Putrajaya, Malaysia's administrative capital: A sci-fi city immersed in jungle
From the back of a taxi, the approach to Putrajaya reveals a tangle of highways that loop past palm trees and golf courses. Occasionally buildings soar in fountains of glass that coruscate in the tropical glare. There are no hawker stalls or ramshackle repair shops; not even any people. Putrajaya seems like an abandoned sci-fi city slowly being taken over by jungle. My driver is happy, though. The roads are immaculate and, freed of Kuala Lumpur's tailgating traffic, the taxi surges forward.
As we pull into Le Meridien Putrajaya, the city's eerie emptiness is replaced by sudden bustle. The cheerful hotel puts me in a good mood from the moment I step into its lobby, splotched with light from huge coloured windows. Chirpy staff are welcoming and helpful. Tourists clutter the cafe, and flocks of ladies in pink headscarves twitter in the lift.
This busy happiness makes me pause. Tourists dwell all too often on the old, but locals are often more uplifted by the new. In my room I stand by the window and a splendid vision of the future unfolds: a manicured Malaysia of office blocks, swank hotels and pretty parks. This federal territory, high-tech business district and administrative capital of Malaysia, to which the government made its official move in 1999, couldn't be a more startling contrast to the shabby chaos of parts of Kuala Lumpur.
Putrajaya is mid-way between Kuala Lumpur (25 kilometres) and KLIA international airport (20 kilometres), making it a convenient stopover on arrival or departure from Malaysia. Its buxom hills and large lake make me think of Canberra, Australia, though the hills here are lush and the climate humid. Putrajaya is well planned, beautifully landscaped, dotted with quiet residential neighbourhoods that most of the world can only dream of living in. It pushes well beyond Canberra in the scale of its buildings, however. This is more Dubai in the tropics, careless of air-conditioning and budgets, and wanton with eye-popping architecture.
My overnight is a convenience for an early-morning flight but has another benefit, since I'll discover Putrajaya's grand lakeshore architecture is particularly striking under evening illuminations. Many people take to a 45-minute sightseeing lake cruise to admire the urban vistas and exotic-looking bridges. That afternoon, though, I find that Putra Perdana Park, high point of the city centre, provides just as good panorama of the greenery and monumental buildings that characterise the city. Down on the nearby lakeshore, Putrajaya Botanical Garden is abundant with flowers, though its tree-top walk isn't yet enveloped in the still-growing canopy of young trees.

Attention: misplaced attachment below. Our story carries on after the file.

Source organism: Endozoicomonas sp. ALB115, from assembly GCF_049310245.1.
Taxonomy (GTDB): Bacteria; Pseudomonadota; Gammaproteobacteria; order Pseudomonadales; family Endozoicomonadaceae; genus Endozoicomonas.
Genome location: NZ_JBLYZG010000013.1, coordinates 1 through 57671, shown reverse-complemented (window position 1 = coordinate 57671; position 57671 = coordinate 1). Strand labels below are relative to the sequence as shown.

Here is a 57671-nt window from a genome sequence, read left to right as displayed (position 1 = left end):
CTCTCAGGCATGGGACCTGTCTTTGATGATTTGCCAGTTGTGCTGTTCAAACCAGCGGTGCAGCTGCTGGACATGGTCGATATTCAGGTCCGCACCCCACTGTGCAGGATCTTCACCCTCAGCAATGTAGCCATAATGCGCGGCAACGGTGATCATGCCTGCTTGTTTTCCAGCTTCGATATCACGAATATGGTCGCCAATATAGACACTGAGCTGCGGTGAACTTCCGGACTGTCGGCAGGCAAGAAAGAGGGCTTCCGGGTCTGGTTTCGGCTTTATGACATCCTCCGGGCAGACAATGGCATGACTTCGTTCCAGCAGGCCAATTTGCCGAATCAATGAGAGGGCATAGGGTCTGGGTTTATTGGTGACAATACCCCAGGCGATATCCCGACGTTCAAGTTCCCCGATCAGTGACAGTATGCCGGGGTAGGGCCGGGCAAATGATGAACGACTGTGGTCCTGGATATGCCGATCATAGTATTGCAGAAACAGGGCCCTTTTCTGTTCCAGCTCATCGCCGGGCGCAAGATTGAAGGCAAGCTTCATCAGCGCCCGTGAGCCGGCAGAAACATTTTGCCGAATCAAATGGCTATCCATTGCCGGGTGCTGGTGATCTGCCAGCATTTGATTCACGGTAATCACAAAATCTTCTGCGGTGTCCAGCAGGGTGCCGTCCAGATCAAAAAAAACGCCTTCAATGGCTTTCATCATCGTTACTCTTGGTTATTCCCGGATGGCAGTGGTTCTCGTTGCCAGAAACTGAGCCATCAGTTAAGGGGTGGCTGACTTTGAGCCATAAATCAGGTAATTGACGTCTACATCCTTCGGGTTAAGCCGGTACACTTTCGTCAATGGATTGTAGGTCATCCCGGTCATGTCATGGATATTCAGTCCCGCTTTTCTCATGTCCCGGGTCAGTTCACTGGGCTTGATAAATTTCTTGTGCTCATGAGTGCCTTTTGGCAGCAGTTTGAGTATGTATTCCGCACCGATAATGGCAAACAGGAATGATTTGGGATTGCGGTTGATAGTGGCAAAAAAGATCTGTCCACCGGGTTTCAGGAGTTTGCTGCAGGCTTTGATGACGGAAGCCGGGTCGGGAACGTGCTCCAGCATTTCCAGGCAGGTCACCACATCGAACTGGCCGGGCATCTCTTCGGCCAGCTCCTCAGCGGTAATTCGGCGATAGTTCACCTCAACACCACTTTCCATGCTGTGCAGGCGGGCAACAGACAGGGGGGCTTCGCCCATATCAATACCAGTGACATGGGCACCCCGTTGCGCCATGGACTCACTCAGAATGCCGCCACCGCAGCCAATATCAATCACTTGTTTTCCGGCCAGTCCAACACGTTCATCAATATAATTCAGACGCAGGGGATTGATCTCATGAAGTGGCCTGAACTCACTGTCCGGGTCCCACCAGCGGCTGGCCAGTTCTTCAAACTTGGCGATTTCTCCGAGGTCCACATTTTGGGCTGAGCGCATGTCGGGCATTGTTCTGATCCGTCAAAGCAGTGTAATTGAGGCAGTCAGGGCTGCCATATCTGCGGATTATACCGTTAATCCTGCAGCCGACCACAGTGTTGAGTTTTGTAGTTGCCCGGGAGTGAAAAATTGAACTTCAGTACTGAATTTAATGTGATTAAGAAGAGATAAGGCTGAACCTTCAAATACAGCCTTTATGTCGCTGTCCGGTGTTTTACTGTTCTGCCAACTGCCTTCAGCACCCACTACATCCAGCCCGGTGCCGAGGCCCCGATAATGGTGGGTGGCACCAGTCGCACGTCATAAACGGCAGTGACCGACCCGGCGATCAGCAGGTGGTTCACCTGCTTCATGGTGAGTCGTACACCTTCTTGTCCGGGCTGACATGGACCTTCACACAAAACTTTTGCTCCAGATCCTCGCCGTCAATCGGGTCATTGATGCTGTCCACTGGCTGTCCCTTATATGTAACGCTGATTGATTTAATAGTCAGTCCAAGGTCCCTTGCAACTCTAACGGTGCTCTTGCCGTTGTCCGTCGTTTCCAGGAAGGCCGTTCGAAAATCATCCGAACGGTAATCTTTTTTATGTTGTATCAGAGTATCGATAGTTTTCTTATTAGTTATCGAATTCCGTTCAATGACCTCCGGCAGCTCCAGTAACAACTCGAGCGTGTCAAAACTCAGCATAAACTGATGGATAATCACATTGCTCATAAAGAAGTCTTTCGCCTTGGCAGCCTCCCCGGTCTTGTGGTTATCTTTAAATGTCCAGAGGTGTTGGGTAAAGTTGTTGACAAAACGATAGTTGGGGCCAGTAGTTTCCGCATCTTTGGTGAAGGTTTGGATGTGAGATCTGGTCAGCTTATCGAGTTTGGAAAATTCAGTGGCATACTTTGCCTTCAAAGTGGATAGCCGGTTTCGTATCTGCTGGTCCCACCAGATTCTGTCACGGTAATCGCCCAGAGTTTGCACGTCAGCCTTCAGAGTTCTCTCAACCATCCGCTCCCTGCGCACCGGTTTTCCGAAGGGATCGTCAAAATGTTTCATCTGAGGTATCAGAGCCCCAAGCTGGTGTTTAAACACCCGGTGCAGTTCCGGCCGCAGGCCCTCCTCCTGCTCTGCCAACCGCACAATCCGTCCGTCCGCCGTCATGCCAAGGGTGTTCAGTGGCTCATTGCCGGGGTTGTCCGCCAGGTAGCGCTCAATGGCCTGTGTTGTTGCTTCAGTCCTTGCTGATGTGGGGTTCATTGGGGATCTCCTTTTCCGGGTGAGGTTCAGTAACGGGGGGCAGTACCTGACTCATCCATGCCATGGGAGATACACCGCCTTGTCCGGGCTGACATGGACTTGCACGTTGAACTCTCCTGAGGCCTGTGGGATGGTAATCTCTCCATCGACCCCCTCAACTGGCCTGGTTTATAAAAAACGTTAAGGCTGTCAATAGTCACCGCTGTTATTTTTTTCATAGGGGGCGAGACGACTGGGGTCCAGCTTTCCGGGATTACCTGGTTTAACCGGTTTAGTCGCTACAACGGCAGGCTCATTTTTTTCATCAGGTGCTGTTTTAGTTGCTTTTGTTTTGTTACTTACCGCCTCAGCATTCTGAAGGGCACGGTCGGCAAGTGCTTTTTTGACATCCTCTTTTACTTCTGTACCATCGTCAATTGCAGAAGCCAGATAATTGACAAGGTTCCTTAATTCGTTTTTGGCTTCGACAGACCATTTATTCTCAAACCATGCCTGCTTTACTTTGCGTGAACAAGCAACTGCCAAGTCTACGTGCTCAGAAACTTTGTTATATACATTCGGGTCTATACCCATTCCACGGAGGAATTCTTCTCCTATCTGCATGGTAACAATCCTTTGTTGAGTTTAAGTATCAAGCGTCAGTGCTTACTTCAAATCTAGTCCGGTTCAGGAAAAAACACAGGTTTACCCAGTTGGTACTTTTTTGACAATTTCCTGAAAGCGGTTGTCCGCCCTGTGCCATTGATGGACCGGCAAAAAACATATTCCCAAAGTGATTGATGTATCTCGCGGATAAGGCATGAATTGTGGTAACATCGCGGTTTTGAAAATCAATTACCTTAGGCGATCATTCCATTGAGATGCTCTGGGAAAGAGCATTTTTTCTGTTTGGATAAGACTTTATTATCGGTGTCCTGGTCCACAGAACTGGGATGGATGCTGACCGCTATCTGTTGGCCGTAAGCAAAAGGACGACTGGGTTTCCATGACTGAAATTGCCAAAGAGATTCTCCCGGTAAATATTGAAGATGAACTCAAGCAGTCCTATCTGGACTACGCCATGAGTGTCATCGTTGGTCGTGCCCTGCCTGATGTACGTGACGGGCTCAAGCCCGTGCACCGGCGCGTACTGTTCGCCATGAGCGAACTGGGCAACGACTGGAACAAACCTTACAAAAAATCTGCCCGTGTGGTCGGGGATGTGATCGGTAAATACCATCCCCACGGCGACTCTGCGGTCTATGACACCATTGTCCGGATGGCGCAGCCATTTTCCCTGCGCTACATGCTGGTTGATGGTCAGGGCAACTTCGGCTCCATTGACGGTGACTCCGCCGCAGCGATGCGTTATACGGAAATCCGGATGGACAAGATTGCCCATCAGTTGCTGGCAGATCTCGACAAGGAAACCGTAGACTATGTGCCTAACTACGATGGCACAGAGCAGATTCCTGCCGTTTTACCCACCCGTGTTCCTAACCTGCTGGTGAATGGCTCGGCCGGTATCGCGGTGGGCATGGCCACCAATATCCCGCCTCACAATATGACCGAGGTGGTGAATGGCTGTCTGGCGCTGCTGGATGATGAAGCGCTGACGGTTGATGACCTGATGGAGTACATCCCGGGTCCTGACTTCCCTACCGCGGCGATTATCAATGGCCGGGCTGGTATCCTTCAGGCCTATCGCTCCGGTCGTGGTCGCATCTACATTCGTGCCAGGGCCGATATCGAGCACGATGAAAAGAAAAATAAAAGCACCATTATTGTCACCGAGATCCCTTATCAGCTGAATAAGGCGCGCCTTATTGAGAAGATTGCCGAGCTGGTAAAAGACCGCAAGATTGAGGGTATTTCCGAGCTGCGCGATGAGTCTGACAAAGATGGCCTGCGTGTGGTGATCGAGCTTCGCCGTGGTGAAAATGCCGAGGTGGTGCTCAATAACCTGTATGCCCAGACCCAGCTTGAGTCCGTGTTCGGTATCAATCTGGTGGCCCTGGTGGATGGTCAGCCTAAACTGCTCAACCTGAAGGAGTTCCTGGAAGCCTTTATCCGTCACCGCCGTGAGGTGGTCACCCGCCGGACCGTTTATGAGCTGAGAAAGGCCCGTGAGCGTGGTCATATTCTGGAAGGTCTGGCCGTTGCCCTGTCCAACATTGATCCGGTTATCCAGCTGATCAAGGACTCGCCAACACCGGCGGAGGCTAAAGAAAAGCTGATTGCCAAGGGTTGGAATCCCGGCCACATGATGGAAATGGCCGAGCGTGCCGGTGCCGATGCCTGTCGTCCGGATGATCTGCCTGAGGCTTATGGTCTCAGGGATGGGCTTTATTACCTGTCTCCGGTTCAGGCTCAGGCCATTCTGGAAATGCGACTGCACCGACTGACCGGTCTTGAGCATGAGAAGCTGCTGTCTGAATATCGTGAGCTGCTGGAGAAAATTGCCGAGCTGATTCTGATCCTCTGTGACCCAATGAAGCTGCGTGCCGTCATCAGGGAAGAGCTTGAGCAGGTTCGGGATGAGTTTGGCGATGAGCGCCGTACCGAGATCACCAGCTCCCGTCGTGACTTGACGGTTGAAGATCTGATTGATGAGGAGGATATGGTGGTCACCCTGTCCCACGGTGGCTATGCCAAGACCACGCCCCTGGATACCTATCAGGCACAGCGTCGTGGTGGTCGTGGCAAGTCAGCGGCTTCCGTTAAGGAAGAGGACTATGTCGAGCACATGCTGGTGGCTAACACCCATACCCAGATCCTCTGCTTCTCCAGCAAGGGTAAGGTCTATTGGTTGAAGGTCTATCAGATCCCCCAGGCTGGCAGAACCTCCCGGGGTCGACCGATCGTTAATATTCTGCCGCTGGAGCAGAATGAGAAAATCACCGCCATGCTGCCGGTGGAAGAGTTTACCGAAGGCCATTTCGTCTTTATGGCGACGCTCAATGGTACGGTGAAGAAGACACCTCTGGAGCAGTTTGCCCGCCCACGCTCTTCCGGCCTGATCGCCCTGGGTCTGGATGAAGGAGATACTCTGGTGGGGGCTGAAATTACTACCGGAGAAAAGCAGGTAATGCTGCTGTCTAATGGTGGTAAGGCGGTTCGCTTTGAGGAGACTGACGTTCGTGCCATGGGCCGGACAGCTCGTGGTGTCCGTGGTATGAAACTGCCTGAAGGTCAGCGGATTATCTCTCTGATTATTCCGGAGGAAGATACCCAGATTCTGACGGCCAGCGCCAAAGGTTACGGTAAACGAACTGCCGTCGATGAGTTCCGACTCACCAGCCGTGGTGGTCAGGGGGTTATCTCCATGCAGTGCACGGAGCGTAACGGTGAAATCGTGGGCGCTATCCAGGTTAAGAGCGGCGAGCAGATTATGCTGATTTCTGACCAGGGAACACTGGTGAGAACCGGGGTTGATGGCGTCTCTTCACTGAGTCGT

Later I discover another good vantage point on the lakeshore outside the small, classical China-Malaysia Friendship Garden. It has great views towards the silvery-metallic Besi Mosque. The contemporary wire mesh that encases this building recalls Islamic latticework. The mosque seems to float on the lake like a cubic steel flower.
The capital's biggest mosque is further along, flanked by a rocket-like minaret, one of the world's tallest. The granite used in Putra Mosque's construction is the colour of cooked salmon, inlaid with white stone. Putra Mosque is loosely modelled on 16th-century Safavid architecture from Iran. I find it odd and bulky until the late afternoon sun catches it, turning it a gorgeous hue. The courtyard inside feels rather Zen, and the interior of the dome is a neck-cricking beauty.
Much of Putrajaya's architecture is Islamic inspired and sometimes lurches towards the Aladdinesque. Beside Putra Mosque, just across flag-fluttered Dataran Putra square, Perdana Putra houses the prime minister's office and sports a mosque-like dome atop a clash of Moghul and Palladian architecture. It sets the tone for the grandiose, pastiche style of Putrajaya's government departments. Some buildings are beautiful, others bludgeon you with bulk. In between, the city presents the leafy greenery so lacking in Kuala Lumpur, as well as unclogged roads, pleasant water vistas and cycle paths. Putrajaya also offers a string of special events such as major sporting competitions and garden, fireworks and hot-air-balloon festivals.